Rear three quarter view of the 2023 Mercedes-Benz GLC-Class.


The redesign also includes a mild-hybrid powertrain consisting of a 2.0-liter turbocharged engine and nine-speed automatic transmission teamed with an electric motor and 48-volt electrical system.

The GLC is no Toyota Prius, but the mild-hybrid system does a few things to improve efficiency. The electric motor replaces the engine starter, allowing for a more aggressive start-stop system. It can also maintain momentum at highway speeds, allowing the GLC to “sail” with the engine off, Mercedes claims.

The electric motor also provides a boost of 23 horsepower and 148 pound-feet of torque in short bursts, supplementing the gasoline engine’s 258 hp and 295 lb-ft of torque. That will get the GLC from zero to 60 mph in 6.2 seconds, according to Mercedes. Top speed is electronically limited to 130 mph.

As before, the GLC gets standard rear-wheel drive and optional 4Matic all-wheel drive. While the GLC will never be confused with a Jeep, it does feature off-road drive modes, hill descent control, and the aforementioned transparent hood. This uses the onboard cameras to show what is underneath the vehicle at speeds up to 5 mph. If you need to use this feature, you won’t be going any faster.

Overhead view of the 2023 Mercedes-Benz GLC-Class.


The 2023 Mercedes-Benz GLC-Class launches in the U.S. in the 2023 calendar year. Pricing will be released closer to the launch date. While it will initially be available only in GLC300 and GLC300 4Matic guises, expect Mercedes to expand the lineup with AMG performance models and a redesigned GLC Coupe at a later date.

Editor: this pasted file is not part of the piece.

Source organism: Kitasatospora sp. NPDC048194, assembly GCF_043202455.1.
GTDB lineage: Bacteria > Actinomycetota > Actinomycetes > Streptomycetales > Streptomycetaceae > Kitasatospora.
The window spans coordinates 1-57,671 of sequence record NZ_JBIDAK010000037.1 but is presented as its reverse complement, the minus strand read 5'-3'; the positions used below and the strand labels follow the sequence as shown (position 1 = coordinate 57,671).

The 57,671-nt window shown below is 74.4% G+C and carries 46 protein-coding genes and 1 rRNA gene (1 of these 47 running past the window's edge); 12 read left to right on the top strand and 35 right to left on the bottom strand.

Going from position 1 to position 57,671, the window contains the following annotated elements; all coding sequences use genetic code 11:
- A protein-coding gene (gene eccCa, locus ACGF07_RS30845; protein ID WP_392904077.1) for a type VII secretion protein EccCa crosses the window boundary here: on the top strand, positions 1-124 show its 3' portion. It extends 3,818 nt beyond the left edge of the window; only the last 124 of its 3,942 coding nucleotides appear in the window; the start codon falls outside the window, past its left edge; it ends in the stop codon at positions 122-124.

The GLC competes with a large contingent of small luxury SUVs, including the Audi Q5 and BMW X3 from Mercedes’ main rivals. The GLC’s fresher design and tech should give it an advantage when it arrives next year.

Looking beyond the German brands, the GLC also faces the Lexus NX, which was recently redesigned with its own elaborate infotainment system, as well as an available plug-in hybrid powertrain. The Volvo XC60 and Lincoln Corsair are also available as a plug-in hybrids, while the Genesis GV70 brings more style to the table. Mercedes has its work cut out for it, then.

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Stephen Edelstein
Stephen is a freelance automotive journalist covering all things cars. He likes anything with four wheels, from classic cars…
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Front three quarter view of the 2024 Volvo EX90.

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The EX90 is a conventional SUV design with the sharp edges shaved away.

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Front three quarter view of the 2023 Mercedes-Benz EQE SUV.

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Front three quarter view of the 2023 Mercedes-Benz EQS SUV.